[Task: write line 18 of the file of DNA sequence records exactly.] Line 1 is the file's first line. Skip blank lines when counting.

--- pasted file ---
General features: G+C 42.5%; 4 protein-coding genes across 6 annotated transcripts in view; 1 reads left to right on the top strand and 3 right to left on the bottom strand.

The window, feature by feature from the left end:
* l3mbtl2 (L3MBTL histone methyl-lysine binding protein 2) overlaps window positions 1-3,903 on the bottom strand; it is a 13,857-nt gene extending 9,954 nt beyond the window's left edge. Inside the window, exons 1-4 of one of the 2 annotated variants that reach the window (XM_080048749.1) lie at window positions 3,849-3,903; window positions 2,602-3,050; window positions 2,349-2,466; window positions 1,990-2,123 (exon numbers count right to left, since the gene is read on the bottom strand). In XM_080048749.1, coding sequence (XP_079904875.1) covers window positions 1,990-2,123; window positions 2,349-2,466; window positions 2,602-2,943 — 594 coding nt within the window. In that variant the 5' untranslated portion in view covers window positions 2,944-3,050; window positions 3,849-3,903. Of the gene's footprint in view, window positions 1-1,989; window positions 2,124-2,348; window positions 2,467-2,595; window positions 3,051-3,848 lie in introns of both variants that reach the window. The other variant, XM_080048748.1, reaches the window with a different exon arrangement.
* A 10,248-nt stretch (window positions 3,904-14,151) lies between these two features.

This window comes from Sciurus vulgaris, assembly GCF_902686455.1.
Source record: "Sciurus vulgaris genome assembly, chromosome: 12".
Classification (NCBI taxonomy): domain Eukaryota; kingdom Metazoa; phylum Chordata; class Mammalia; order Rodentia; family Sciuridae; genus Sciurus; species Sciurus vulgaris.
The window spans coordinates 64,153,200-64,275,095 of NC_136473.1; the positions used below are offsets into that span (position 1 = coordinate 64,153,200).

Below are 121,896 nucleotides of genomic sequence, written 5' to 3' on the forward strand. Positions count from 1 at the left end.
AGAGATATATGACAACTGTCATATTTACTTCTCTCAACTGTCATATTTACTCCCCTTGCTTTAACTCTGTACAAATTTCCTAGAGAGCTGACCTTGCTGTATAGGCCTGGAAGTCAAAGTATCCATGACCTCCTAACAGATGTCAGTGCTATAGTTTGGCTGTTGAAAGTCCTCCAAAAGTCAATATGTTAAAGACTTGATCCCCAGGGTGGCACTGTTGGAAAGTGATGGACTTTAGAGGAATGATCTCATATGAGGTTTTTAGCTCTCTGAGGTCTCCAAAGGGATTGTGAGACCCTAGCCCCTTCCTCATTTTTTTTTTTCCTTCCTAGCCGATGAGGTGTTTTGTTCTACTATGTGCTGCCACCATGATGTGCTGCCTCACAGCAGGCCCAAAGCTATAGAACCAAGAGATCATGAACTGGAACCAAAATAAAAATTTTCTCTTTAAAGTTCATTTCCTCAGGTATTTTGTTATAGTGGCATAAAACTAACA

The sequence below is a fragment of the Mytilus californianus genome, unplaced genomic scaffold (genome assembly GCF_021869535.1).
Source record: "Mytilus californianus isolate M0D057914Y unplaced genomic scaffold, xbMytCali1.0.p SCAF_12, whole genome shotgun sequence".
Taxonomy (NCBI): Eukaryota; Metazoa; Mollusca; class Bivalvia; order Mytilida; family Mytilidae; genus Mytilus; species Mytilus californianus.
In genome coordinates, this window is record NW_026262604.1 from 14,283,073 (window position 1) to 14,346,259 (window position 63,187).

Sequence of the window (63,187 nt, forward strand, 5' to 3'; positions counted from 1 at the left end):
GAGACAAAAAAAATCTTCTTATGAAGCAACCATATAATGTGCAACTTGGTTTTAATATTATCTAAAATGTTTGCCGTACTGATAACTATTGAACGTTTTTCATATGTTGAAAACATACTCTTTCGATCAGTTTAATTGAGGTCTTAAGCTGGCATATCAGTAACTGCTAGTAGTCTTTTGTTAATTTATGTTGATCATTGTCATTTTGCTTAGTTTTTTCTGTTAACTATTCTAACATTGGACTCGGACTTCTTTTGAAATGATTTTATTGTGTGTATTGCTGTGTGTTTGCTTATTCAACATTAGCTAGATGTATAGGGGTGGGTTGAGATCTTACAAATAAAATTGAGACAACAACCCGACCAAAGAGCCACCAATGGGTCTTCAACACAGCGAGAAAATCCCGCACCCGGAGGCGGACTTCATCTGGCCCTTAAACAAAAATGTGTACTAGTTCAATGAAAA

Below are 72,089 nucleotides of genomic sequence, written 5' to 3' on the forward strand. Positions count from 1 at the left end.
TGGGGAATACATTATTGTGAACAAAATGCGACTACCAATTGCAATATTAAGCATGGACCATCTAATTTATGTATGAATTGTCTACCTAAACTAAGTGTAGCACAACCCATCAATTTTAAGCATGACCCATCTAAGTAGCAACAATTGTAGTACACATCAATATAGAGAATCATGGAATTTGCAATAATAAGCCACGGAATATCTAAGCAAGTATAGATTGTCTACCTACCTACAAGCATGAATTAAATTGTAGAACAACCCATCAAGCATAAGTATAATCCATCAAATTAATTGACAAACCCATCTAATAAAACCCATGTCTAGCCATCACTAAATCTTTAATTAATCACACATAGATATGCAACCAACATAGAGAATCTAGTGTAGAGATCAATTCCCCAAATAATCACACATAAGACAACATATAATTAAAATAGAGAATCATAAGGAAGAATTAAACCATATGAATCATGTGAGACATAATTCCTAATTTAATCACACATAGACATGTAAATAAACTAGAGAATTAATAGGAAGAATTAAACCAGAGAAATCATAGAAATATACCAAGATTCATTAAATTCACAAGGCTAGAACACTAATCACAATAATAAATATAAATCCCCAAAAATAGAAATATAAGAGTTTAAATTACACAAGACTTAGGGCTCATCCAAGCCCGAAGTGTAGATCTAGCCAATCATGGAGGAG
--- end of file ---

TGGGGAATACATTATTGTGAACAAAATGCGACTACCAATTGCAATATTAAGCATGGACCATCTAATTTATGTATGAATTGTCTACCTAAACTAAGTGTAGCACAACCCATCAATTTTAAGCATGACCCATCTAAGTAGCAACAATTGTAGTACACATCAATATAGAGAATCATGGAATTTGCAATAATAAGCCACGGAATATCTAAGCAAGTATAGATTGTCTACCTACCTACAAGCATGAATTAAATTGTAGAACAACCCATCAAGCATAAGTATAATCCATCAAATTAATTGACAAACCCATCTAATAAAACCCATGTCTAGCCATCACTAAATCTTTAATTAATCACACATAGATATGCAACCAACATAGAGAATCTAGTGTAGAGATCAATTCCCCAAATAATCACACATAAGACAACATATAATTAAAATAGAGAATCATAAGGAAGAATTAAACCATATGAATCATGTGAGACATAATTCCTAATTTAATCACACATAGACATGTAAATAAACTAGAGAATTAATAGGAAGAATTAAACCAGAGAAATCATAGAAATATACCAAGATTCATTAAATTCACAAGGCTAGAACACTAATCACAATAATAAATATAAATCCCCAAAAATAGAAATATAAGAGTTTAAATTACACAAGACTTAGGGCTCATCCAAGCCCGAAGTGTAGATCTAGCCAATCATGGAGGAG